Indulgence and Nutrition — What to Eat in Belgium

Disclaimer: the author is not responsible for one’s accidental feeling of hunger and impulse to buy tickets to Belgium.

Whenever we hear "Belgium", what’s the first thing that comes to mind? Beer, waffles and fries, right? This post is not about the beer as it’s a whole different topic on its own, when the two latter will be discussed below. And not only ;)

Upon arrival in Brussels, the first things to try are the most stereotypical ones — fries and waffles. Well, that’s a start. There’re only two types of traditional waffles — Brussels and Liege ones. They differ in texture, shape and size. Brussels waffle has a rectangular shape, is quite big and is airy inside. Liege one is dense, has an oval shape and is relatively smaller compared to their counterparts from Brussels. My personal preference goes to Liege waffles completely :)

Brussels waffle on the left, Liege waffle on the right

Both types of waffles are sweet and are served with whatever topping one prefers. The most common ones are: sugar powder, whipped cream, Liege syrup (my favourite), chocolate syrup, Nutella, Speculoos, fruits and berries. There’re, however, variations to everything — you can find Liege waffles with bergamot or caramel, waffines (sort of waffle cookies with filling) and lunch waffles. As you see, having a full meal with only waffles won’t be an impossible bullet point on your bucket list. However, those fancy waffles with tons of toppings are mostly for tourists, Belgians themselves prefer the simplest versions of them.

So, where to try waffles? I’d say Liege for authentic Liege waffles. In Brussels, almost any place, I prefer Waffle Factory.

Another stereotypical Belgian food is fries. And yes, fries here are claimed to be called "Belgian" and not "French", which is important to remember! There are hundreds and hundreds of places serving fries in Belgium — that is kind of a snack you won’t be left without. Actually, fries here can serve as a whole meal as they are different from what we are used to in Russia (as we mostly eat it in fast food chains). Here, the fries are thicker and bigger, oil and/or fat is of a high quality and they are not salty (almost at all). The perfect combo for fries would be a sauce, a drink and a breaded piece of cheese or meat.

Fries from the cafeteria at Vrije Universiteit Brussel

Where to try? The best ones so far have been in Ghent and Bruges. In Brussels, I prefer Fritland and VUB cafeteria.

When you’re done trying waffles and fries, you might recall that Belgium is also famous for its chocolate. And when you arrive here you won’t be able to forget it — chocolate is everywhere. From the classic milk and dark chocolate to the craziest tastes and shapes, chocolate can be found in shops. There are so many of them because of tourists and here’s a life hack — almost every shop offers free samples to try. When you’re on a street of such shops, you can easily stuff yourself with sweets so much that even your additional stomach for desserts will be full. I’m not a big fan of chocolate, so haven’t tried a lot of tastes.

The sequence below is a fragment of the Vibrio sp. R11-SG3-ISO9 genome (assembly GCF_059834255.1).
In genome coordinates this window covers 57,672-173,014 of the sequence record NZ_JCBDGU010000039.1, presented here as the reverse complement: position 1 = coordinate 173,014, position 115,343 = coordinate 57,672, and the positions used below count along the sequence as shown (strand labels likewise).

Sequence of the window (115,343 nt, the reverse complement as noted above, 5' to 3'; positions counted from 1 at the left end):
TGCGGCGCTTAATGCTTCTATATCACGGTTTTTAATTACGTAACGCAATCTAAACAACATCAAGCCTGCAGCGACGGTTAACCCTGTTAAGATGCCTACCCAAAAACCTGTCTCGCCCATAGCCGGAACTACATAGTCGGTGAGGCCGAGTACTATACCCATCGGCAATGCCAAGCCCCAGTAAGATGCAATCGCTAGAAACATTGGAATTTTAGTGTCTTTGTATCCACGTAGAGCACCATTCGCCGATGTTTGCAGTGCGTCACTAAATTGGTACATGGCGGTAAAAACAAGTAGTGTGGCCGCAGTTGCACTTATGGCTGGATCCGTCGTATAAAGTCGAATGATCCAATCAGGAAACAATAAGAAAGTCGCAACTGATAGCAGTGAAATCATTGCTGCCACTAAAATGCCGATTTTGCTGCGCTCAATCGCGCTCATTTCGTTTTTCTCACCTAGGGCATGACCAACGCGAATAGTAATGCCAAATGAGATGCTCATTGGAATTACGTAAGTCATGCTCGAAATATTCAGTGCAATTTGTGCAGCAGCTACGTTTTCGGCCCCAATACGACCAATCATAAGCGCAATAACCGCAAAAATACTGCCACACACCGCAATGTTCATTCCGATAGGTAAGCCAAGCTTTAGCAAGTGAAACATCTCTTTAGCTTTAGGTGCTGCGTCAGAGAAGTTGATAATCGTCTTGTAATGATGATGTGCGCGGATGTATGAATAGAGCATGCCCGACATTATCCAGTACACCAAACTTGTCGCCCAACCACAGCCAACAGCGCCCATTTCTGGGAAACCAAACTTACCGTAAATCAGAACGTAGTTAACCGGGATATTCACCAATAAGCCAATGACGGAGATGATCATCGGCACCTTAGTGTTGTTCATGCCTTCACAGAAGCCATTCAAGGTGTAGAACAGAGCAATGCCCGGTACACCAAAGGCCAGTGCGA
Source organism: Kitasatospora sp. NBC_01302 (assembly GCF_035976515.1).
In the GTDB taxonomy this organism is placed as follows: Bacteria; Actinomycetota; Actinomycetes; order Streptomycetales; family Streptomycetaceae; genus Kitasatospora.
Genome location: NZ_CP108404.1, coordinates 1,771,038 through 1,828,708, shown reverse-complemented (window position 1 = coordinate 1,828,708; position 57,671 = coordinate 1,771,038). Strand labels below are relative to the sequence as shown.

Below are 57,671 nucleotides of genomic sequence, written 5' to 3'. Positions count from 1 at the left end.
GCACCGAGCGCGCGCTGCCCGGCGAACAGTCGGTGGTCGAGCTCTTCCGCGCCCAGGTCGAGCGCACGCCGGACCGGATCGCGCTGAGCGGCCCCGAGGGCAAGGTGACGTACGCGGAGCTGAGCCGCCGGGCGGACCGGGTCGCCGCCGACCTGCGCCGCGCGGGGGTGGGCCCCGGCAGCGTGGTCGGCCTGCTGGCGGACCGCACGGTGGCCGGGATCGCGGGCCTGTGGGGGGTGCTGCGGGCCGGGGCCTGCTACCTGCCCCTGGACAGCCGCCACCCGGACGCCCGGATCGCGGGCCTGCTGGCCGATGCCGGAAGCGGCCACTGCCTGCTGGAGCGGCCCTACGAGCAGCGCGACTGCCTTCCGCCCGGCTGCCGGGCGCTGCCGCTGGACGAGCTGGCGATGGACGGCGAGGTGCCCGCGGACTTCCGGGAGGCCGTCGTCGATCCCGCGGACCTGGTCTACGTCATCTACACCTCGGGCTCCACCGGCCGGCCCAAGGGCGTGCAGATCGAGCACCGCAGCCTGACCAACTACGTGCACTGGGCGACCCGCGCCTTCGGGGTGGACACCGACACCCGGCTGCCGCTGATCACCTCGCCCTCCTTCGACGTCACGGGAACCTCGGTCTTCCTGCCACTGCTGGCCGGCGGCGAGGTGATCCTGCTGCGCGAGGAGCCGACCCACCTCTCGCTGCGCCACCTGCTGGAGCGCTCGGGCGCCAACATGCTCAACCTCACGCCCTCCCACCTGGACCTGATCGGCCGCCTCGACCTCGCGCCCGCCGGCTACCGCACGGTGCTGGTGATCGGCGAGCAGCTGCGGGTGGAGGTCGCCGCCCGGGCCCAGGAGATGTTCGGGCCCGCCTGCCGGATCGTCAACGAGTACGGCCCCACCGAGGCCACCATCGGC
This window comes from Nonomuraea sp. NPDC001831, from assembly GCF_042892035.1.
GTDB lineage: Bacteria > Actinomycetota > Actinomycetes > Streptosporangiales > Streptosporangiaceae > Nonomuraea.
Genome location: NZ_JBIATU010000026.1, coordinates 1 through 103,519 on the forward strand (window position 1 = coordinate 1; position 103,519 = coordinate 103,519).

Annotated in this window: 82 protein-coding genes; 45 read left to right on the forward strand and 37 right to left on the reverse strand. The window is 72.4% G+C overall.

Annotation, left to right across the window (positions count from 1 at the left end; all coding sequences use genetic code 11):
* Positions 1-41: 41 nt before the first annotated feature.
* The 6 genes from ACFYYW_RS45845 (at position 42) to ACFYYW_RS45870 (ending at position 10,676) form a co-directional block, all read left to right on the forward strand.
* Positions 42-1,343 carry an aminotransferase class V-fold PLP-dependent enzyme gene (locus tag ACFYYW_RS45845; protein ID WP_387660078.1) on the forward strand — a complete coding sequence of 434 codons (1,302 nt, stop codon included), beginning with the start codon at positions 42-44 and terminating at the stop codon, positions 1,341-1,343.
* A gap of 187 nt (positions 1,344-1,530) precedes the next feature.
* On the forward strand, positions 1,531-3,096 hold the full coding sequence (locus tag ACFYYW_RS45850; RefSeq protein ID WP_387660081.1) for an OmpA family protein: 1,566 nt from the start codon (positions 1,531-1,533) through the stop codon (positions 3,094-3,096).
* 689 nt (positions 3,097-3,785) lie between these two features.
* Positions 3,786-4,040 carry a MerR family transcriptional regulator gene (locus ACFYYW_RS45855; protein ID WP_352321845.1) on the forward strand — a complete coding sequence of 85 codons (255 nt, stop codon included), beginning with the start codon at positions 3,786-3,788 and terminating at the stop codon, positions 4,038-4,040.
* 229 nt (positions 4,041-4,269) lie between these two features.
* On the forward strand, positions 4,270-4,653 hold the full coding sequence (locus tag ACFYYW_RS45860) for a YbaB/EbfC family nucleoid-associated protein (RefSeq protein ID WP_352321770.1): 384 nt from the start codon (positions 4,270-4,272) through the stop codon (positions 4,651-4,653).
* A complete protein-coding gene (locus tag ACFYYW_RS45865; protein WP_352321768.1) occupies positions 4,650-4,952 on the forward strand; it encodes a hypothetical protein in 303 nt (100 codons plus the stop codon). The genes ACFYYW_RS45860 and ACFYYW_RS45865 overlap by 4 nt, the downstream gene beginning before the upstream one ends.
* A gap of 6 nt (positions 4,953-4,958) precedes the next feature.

A chocolate shop in Bruges

Where to try? Basically, everywhere, but mind the price. The highest density of shops is spotted in Brussels and Bruges.

What is also promoted to tourists a lot and is a traditional Belgian meal is mussels. I haven’t tried them as I’m not a big fan of seafood. Looking at the prices, mussels are from 15 euros the cheapest (mostly around 20) if eating out. If cooking yourself, a store-bought package of mussels will cost 10 euros.

Packaged mussels from a Carrefour store

So far, it’s all been about "tourist" food. What about daily meals? On a daily basis I eat in VUB cafeteria when at uni and cook for myself. Here in Belgium, it’s overly expensive to eat out, when yourself you can cook something delicious and nutritious under 5 euros for sure.

Speaking about the VUB cafeteria — it’s an amazing place. ITMO has a lot to learn from it. What positively surprised me here is the mixture of a high quality of meals and respect to so many diets and preferences. Every day there’re options to have pasta, wok, veggie, fish, menu 1 or menu 2 meals and a soup (included in the price of any meal) in a free-flow section; different sandwiches and desserts are available upstairs. And it also helps you to discover traditional Belgians meals ;)

A menu meal at the VUB cafeteria (meatballs in tomato sauce, green beans, mashed potatoes and salad). There could also be a soup but it was a way too much for me.

One example above — meatballs. This meal might seem Swedish but it’s traditionally Belgian as well. It’s even served with berry sauce as an option. Another example — chicory rolls with ham in cheese sauce. At first I was like — what, chicory? I only knew chicory root in the form of an instant drink (my father drinks it)… As for the taste, it’s more of ham and cheese, and the chicory itself is quite tasteless.

Another famous Belgian thing is Brussels sprouts. Those tiny cute cabbages, yes. They are tasty both fresh and cooked!

Bunch of fresh Brussels sprouts

Cooked Brussels sprouts with chicken in soy sauce

There’s a lot more to Belgian national cuisine than that. Thanks for reading this long post! Now go get yourself a treat, you must be craving for something tasty right now! ;)